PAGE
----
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Open Access research with a European policy impact...

The Strathprints institutional repository is a digital archive of University of Strathclyde's Open Access research outputs. Strathprints provides access to thousands of Open Access research papers by Strathclyde researchers, including by researchers from the European Policies Research Centre (EPRC).

EPRC is a leading institute in Europe for comparative research on public policy, with a particular focus on regional development policies. Spanning 30 European countries, EPRC research programmes have a strong emphasis on applied research and knowledge exchange, including the provision of policy advice to EU institutions and national and sub-national government authorities throughout Europe.

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A high power ultrasonic array based test cell

Gachagan, A. and McNab, A. and Blindt, R. and Patrick, M. and Marriott, C. (2004) A high power ultrasonic array based test cell. Ultrasonics, 42 (1-9). pp. 57-68. ISSN 0041-624X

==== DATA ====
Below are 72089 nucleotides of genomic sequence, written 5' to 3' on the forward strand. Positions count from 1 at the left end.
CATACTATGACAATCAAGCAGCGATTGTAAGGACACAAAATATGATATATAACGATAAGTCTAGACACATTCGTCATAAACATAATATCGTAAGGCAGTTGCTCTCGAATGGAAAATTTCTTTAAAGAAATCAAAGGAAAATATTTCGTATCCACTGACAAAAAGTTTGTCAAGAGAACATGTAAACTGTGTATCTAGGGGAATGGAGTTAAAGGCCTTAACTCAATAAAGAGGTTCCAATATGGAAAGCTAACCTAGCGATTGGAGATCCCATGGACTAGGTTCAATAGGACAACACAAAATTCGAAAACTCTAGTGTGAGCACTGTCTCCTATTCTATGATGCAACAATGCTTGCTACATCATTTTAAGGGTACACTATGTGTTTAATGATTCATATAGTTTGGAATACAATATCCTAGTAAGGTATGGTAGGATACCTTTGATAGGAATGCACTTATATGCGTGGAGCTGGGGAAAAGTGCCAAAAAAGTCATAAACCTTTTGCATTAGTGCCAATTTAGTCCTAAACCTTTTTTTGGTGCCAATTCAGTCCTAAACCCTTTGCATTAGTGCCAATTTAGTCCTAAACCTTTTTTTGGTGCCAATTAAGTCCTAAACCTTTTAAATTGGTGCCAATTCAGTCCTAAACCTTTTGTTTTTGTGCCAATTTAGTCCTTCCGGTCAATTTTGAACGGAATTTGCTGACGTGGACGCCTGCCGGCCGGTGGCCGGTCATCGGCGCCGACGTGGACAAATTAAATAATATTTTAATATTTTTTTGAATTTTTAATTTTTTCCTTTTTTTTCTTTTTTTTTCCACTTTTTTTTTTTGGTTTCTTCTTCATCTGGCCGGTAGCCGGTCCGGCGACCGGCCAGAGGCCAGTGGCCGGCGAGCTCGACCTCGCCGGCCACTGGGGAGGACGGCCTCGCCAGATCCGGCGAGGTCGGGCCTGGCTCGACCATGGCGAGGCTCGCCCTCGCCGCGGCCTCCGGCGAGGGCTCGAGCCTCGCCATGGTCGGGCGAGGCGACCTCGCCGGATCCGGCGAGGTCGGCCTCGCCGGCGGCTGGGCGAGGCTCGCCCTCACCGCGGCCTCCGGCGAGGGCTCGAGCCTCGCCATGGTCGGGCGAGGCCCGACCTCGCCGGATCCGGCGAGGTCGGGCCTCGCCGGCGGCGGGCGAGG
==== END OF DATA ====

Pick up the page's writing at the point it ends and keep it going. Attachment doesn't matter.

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Abstract

This paper describes the use of finite element (FE) analysis as a tool in the design process for laboratory based ultrasonic test cells. The system was designed to incorporate an array of ultrasonic transducers to provide a pressure focus in the centre of the cell and importantly, operate both above and below the cavitation threshold of the load medium. Furthermore, the cell incorporates a coolant jacket to accommodate temperature control of the load material associated with the process. A 2D FE model corresponding to a slice through the operational plane of the cell was developed and used to investigate the influence of cell wall material and thickness, transducer configuration, rotation of a metallic stirrer blade and heat transfer fluid on the cell acoustic response. Importantly, experimentally measured pressure field maps demonstrate good correlation with the FE predicted fields. A final manufactured test cell is shown to produce a highly focussed region of cavitation. Finally, the importance in accurately representing the acoustic properties of the constituent materials used in such FE models is demonstrated through an illustrated example.